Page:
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  1. #1
    SpinSpinSugar Guest

    Rode my first Century yesterday. Well actually......

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    It was 132 miles....

    Boy is my butt sore!

    Tired, but dang proud and happy!

    SpinSpinSugar

  2. #2
    Join Date
    May 2008
    Location
    northern Virginia
    Posts
    5,897
    Congrats!!

    - Gray 2010 carbon WSD road bike, Rivet Independence saddle
    - Red hardtail 26" aluminum mountain bike, Bontrager Evoke WSD saddle
    - Royal blue 2018 aluminum gravel bike, Rivet Pearl saddle

    Gone but not forgotten:
    - Silver 2003 aluminum road bike
    - Two awesome worn out Juliana saddles

  3. #3
    Join Date
    Sep 2007
    Location
    Uncanny Valley
    Posts
    14,501
    That's some first century! There's a LOT of difference between 100 and 132, that's for sure. Congrats.
    Speed comes from what you put behind you. - Judi Ketteler

  4. #4
    SpinSpinSugar Guest
    Thank You ladies. It was a long day for sure. The rest of the group consisted of my boyfriend who had done a few centuries last summer, and 6 (male) experienced long-distance/ Brevet riders. They dropped the hammer from the very get-go and I had to maintain average speeds of anywhere from 13-20 mph just to keep them within eyeshot. This is on a vintage 35lb fendered/steel bike with 3-5 lbs of gear, and It was hot, with temps in the mid 80's.

    The first 100 miles were primarily steep rolling hills (river valleys) with a headwind for 60 of it. And of course, the guys could not resist following every gravel road we came across that went the general direction we were heading. (in rural Wisconsin there are a LOT of gravel roads!) A 2-3 mile patch of unbroken ATV trail was a rather fun addition to the ride as well. The ride leader is well known for his affinity for pain..lol..

    Thankfully 22 of the last 31 miles were on relatively flat paved MUP trails, so the guys took the opportunity to turn on the afterburners - at an average speed of 22 mph, I could only keep up at that point by drafting. We hobbled back in around 11pm after I don't even know how many hours in the saddle.

    My previous longest ride ever was 78 miles which I did last summer. This summer my longest ride was 75 miles done 10 days before this. I'm learning that mileage is largely mental

    SpinSpinSugar
    Last edited by SpinSpinSugar; 07-19-2010 at 10:33 AM.

  5. #5
    Join Date
    Aug 2008
    Posts
    220
    CONGRATS!!! That sounds like a super hard ride with all the carzy terrain (hills and gravel road)! I wish I had been there too :-)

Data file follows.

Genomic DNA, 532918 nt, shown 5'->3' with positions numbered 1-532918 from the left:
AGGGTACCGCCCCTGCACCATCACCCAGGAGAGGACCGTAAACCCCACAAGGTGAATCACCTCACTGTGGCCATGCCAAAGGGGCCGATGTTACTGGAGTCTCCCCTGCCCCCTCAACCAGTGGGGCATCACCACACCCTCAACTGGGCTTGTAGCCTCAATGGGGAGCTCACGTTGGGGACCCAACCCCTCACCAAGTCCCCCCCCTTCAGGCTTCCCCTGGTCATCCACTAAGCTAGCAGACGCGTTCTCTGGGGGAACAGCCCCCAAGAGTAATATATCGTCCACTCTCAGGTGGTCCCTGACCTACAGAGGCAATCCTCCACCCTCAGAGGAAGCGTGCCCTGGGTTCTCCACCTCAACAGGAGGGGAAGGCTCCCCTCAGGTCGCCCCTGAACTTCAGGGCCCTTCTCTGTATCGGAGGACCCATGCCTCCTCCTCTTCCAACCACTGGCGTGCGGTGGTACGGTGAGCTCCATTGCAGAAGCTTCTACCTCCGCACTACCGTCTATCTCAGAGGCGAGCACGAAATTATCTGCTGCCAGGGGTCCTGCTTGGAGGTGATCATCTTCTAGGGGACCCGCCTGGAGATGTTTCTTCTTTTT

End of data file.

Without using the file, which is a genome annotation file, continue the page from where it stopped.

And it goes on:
By the way, no shame in drafting. Sharing the work like that is one of the beauties of group riding!

    Quote Originally Posted by SpinSpinSugar View Post
    Thank You ladies. It was a long day for sure. The rest of the group consisted of my boyfriend who had done a few centuries last summer, and 6 (male) experienced long-distance/ Brevet riders. They dropped the hammer from the very get-go and I had to maintain average speeds of anywhere from 13-20 mph just to keep them within eyeshot. This is on a vintage 35lb fendered/steel bike with 3-5 lbs of gear, and It was hot, with temps in the mid 80's.

    The first 100 miles were primarily steep rolling hills (river valleys) with a headwind for 60 of it. And of course, the guys could not resist following every gravel road we came across that went the general direction we were heading. (in rural Wisconsin there are a LOT of gravel roads!) A 2-3 mile patch of unbroken ATV trail was a rather fun addition to the ride as well. The ride leader is well known for his affinity for pain..lol..

    Thankfully 22 of the last 31 miles were on relatively flat paved MUP trails, so the guys took the opportunity to turn on the afterburners - at an average speed of 22 mph, I could only keep up at that point by drafting. We hobbled back in around 11pm after I don't even know how many hours in the saddle.

    My previous longest ride ever was 78 miles which I did last summer. This summer my longest ride was 75 miles done 10 days before this. I'm learning that mileage is largely mental

    SpinSpinSugar

  6. #6
    Join Date
    Apr 2006
    Location
    somewhere between the Red & Rio Grande
    Posts
    5,295
    I feel kind of wimpy for grimacing when my first century was actually 102 miles instead of 100.3 as advertised! Congrats that is some crazy mileage, I would wonder if you were human if your butt wasn't a little sore.
    Amanda

    2011 Specialized Epic Comp 29er | Specialized Phenom | "Marie Laveau"
    2007 Cannondale Synapse Carbon Road | Selle Italia Lady Gel Flow | "Miranda"


    You don't have to be great to get started, but you do have to get started to be great. -Lee J. Colan

  7. #7
    Join Date
    Aug 2007
    Location
    Everett, WA
    Posts
    191
    From 75 miles to 132...that's quite a jump! Especially given the wind and terrain conditions and being on a heavy bike. Awesome job! I bet it feels great to be off the saddle by now...I think the leg muscles can adapt to the longer biking sessions more easily than the butt can, at least for me.